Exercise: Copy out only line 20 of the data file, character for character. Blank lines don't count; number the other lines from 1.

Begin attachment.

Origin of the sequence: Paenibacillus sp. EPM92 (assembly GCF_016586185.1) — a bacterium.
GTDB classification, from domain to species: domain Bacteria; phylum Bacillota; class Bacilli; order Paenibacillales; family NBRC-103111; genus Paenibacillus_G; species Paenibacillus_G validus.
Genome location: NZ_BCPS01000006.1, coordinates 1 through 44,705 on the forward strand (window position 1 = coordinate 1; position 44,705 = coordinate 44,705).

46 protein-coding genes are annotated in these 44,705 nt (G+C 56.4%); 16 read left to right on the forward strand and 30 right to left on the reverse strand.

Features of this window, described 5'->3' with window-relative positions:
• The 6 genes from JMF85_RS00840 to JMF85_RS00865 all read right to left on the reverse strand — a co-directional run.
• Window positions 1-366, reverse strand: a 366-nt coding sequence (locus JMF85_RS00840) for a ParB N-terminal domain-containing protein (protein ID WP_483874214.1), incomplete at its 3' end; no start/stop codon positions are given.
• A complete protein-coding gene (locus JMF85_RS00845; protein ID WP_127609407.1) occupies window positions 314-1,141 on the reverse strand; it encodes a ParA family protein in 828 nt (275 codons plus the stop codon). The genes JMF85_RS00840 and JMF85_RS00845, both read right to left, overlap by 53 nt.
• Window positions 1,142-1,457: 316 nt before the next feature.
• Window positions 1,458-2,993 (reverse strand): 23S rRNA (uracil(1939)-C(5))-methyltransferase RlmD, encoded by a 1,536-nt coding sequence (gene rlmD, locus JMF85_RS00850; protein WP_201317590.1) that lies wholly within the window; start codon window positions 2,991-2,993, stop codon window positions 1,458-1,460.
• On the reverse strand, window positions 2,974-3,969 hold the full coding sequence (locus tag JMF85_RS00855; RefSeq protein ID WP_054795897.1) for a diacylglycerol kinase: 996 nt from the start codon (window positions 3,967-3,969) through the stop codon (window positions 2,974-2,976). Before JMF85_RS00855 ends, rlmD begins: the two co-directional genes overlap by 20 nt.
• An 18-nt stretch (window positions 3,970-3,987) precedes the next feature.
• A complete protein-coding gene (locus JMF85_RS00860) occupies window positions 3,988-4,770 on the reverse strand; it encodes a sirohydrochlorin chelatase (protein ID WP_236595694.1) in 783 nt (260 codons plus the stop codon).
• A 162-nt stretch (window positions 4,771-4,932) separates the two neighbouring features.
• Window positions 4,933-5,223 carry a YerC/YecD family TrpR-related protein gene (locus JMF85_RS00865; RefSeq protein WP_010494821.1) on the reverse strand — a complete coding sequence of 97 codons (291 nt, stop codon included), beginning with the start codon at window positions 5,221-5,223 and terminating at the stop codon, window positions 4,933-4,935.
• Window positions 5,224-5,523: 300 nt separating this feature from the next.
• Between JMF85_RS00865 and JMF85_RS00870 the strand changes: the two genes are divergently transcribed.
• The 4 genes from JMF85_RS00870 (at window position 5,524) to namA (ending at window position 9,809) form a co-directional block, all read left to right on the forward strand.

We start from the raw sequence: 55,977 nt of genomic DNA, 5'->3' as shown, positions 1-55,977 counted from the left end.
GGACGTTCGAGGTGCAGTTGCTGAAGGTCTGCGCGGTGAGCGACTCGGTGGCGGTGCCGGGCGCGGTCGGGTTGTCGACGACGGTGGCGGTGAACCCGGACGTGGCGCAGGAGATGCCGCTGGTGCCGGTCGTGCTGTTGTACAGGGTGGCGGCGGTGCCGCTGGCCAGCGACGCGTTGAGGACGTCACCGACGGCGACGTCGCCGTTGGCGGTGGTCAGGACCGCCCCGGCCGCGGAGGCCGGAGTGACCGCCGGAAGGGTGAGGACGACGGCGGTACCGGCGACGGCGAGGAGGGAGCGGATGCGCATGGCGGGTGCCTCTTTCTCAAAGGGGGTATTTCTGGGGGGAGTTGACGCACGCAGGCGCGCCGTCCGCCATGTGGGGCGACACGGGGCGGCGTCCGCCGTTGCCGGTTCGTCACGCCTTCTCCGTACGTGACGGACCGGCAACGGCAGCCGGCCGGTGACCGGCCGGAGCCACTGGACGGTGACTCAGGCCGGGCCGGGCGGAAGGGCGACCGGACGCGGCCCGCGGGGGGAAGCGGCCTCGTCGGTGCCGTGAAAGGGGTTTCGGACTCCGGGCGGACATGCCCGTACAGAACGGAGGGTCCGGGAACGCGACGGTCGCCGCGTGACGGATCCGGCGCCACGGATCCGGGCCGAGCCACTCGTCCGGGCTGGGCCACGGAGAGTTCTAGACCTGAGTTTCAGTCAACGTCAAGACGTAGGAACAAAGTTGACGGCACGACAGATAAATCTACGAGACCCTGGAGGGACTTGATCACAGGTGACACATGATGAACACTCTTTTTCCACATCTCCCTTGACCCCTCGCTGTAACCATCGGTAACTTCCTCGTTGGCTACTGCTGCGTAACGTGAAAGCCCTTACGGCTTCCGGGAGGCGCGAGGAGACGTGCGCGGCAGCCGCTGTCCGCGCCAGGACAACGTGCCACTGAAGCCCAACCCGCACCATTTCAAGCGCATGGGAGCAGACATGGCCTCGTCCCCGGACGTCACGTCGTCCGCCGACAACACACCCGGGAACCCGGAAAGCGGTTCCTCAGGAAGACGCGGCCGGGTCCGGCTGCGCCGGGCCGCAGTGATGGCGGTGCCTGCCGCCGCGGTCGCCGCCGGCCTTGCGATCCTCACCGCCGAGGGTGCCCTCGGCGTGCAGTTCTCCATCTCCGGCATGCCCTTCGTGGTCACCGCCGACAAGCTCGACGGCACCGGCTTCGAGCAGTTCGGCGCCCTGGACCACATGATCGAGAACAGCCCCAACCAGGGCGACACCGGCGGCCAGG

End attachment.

GGACGTTCGAGGTGCAGTTGCTGAAGGTCTGCGCGGTGAGCGACTCGGTGGCGGTGCCGGGCGCGGTCGGGTTGTCGACGACGGTGGCGGTGAACCCGGACGTGGCGCAGGAGATGCCGCTGGTGCCGGTCGTGCTGTTGTACAGGGTGGCGGCGGTGCCGCTGGCCAGCGACGCGTTGAGGACGTCACCGACGGCGACGTCGCCGTTGGCGGTGGTCAGGACCGCCCCGGCCGCGGAGGCCGGAGTGACCGCCGGAAGGGTGAGGACGACGGCGGTACCGGCGACGGCGAGGAGGGAGCGGATGCGCATGGCGGGTGCCTCTTTCTCAAAGGGGGTATTTCTGGGGGGAGTTGACGCACGCAGGCGCGCCGTCCGCCATGTGGGGCGACACGGGGCGGCGTCCGCCGTTGCCGGTTCGTCACGCCTTCTCCGTACGTGACGGACCGGCAACGGCAGCCGGCCGGTGACCGGCCGGAGCCACTGGACGGTGACTCAGGCCGGGCCGGGCGGAAGGGCGACCGGACGCGGCCCGCGGGGGGAAGCGGCCTCGTCGGTGCCGTGAAAGGGGTTTCGGACTCCGGGCGGACATGCCCGTACAGAACGGAGGGTCCGGGAACGCGACGGTCGCCGCGTGACGGATCCGGCGCCACGGATCCGGGCCGAGCCACTCGTCCGGGCTGGGCCACGGAGAGTTCTAGACCTGAGTTTCAGTCAACGTCAAGACGTAGGAACAAAGTTGACGGCACGACAGATAAATCTACGAGACCCTGGAGGGACTTGATCACAGGTGACACATGATGAACACTCTTTTTCCACATCTCCCTTGACCCCTCGCTGTAACCATCGGTAACTTCCTCGTTGGCTACTGCTGCGTAACGTGAAAGCCCTTACGGCTTCCGGGAGGCGCGAGGAGACGTGCGCGGCAGCCGCTGTCCGCGCCAGGACAACGTGCCACTGAAGCCCAACCCGCACCATTTCAAGCGCATGGGAGCAGACATGGCCTCGTCCCCGGACGTCACGTCGTCCGCCGACAACACACCCGGGAACCCGGAAAGCGGTTCCTCAGGAAGACGCGGCCGGGTCCGGCTGCGCCGGGCCGCAGTGATGGCGGTGCCTGCCGCCGCGGTCGCCGCCGGCCTTGCGATCCTCACCGCCGAGGGTGCCCTCGGCGTGCAGTTCTCCATCTCCGGCATGCCCTTCGTGGTCACCGCCGACAAGCTCGACGGCACCGGCTTCGAGCAGTTCGGCGCCCTGGACCACATGATCGAGAACAGCCCCAACCAGGGCGACACCGGCGGCCAGG